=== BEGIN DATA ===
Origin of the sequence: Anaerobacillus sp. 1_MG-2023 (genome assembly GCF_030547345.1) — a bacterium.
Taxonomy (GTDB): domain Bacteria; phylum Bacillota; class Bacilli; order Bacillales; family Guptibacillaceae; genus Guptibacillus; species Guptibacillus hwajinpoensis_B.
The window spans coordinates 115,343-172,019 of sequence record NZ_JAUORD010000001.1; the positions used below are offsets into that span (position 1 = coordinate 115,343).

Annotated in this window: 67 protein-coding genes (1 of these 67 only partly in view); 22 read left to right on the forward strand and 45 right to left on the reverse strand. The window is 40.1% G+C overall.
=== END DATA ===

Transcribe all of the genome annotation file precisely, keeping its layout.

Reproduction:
Origin of the sequence: Anaerobacillus sp. 1_MG-2023 (genome assembly GCF_030547345.1) — a bacterium.
Taxonomy (GTDB): domain Bacteria; phylum Bacillota; class Bacilli; order Bacillales; family Guptibacillaceae; genus Guptibacillus; species Guptibacillus hwajinpoensis_B.
The window spans coordinates 115,343-172,019 of sequence record NZ_JAUORD010000001.1; the positions used below are offsets into that span (position 1 = coordinate 115,343).

Annotated in this window: 67 protein-coding genes (1 of these 67 only partly in view); 22 read left to right on the forward strand and 45 right to left on the reverse strand. The window is 40.1% G+C overall.